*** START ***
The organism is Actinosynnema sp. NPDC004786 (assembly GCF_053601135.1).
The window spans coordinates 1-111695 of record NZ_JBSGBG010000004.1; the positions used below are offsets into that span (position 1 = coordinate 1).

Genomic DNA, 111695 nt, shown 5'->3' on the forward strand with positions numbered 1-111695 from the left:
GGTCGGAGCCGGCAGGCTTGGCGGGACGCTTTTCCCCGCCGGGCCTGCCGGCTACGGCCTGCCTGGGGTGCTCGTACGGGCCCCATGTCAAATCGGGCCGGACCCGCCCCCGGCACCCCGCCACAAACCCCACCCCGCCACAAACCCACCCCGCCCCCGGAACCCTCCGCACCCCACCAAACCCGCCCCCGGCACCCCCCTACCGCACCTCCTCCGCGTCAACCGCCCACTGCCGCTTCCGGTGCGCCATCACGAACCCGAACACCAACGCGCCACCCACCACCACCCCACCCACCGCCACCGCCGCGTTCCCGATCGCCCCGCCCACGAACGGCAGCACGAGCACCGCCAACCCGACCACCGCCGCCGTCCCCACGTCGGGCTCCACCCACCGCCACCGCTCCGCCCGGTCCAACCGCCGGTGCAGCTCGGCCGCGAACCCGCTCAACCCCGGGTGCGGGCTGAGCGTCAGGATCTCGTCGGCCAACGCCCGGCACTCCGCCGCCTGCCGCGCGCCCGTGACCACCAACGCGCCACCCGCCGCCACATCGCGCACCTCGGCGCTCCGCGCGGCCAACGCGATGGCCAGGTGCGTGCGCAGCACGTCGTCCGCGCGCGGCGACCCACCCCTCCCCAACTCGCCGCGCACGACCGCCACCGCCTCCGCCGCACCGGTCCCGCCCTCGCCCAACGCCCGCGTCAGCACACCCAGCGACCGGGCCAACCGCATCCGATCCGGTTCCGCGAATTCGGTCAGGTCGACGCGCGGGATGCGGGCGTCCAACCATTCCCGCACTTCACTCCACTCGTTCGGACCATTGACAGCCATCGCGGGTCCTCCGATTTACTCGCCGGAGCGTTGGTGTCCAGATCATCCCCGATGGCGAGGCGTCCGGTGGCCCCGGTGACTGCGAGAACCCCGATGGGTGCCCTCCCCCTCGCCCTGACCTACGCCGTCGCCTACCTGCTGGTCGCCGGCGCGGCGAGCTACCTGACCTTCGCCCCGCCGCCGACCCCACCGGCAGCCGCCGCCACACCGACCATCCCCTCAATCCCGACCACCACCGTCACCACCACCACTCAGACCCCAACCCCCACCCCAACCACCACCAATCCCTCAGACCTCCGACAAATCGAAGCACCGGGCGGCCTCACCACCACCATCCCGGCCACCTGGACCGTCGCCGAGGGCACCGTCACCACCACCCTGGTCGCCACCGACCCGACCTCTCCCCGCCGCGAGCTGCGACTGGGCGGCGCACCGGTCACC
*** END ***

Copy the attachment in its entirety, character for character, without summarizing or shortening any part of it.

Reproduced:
The organism is Actinosynnema sp. NPDC004786 (assembly GCF_053601135.1).
The window spans coordinates 1-111695 of record NZ_JBSGBG010000004.1; the positions used below are offsets into that span (position 1 = coordinate 1).

Genomic DNA, 111695 nt, shown 5'->3' on the forward strand with positions numbered 1-111695 from the left:
GGTCGGAGCCGGCAGGCTTGGCGGGACGCTTTTCCCCGCCGGGCCTGCCGGCTACGGCCTGCCTGGGGTGCTCGTACGGGCCCCATGTCAAATCGGGCCGGACCCGCCCCCGGCACCCCGCCACAAACCCCACCCCGCCACAAACCCACCCCGCCCCCGGAACCCTCCGCACCCCACCAAACCCGCCCCCGGCACCCCCCTACCGCACCTCCTCCGCGTCAACCGCCCACTGCCGCTTCCGGTGCGCCATCACGAACCCGAACACCAACGCGCCACCCACCACCACCCCACCCACCGCCACCGCCGCGTTCCCGATCGCCCCGCCCACGAACGGCAGCACGAGCACCGCCAACCCGACCACCGCCGCCGTCCCCACGTCGGGCTCCACCCACCGCCACCGCTCCGCCCGGTCCAACCGCCGGTGCAGCTCGGCCGCGAACCCGCTCAACCCCGGGTGCGGGCTGAGCGTCAGGATCTCGTCGGCCAACGCCCGGCACTCCGCCGCCTGCCGCGCGCCCGTGACCACCAACGCGCCACCCGCCGCCACATCGCGCACCTCGGCGCTCCGCGCGGCCAACGCGATGGCCAGGTGCGTGCGCAGCACGTCGTCCGCGCGCGGCGACCCACCCCTCCCCAACTCGCCGCGCACGACCGCCACCGCCTCCGCCGCACCGGTCCCGCCCTCGCCCAACGCCCGCGTCAGCACACCCAGCGACCGGGCCAACCGCATCCGATCCGGTTCCGCGAATTCGGTCAGGTCGACGCGCGGGATGCGGGCGTCCAACCATTCCCGCACTTCACTCCACTCGTTCGGACCATTGACAGCCATCGCGGGTCCTCCGATTTACTCGCCGGAGCGTTGGTGTCCAGATCATCCCCGATGGCGAGGCGTCCGGTGGCCCCGGTGACTGCGAGAACCCCGATGGGTGCCCTCCCCCTCGCCCTGACCTACGCCGTCGCCTACCTGCTGGTCGCCGGCGCGGCGAGCTACCTGACCTTCGCCCCGCCGCCGACCCCACCGGCAGCCGCCGCCACACCGACCATCCCCTCAATCCCGACCACCACCGTCACCACCACCACTCAGACCCCAACCCCCACCCCAACCACCACCAATCCCTCAGACCTCCGACAAATCGAAGCACCGGGCGGCCTCACCACCACCATCCCGGCCACCTGGACCGTCGCCGAGGGCACCGTCACCACCACCCTGGTCGCCACCGACCCGACCTCTCCCCGCCGCGAGCTGCGACTGGGCGGCGCACCGGTCACC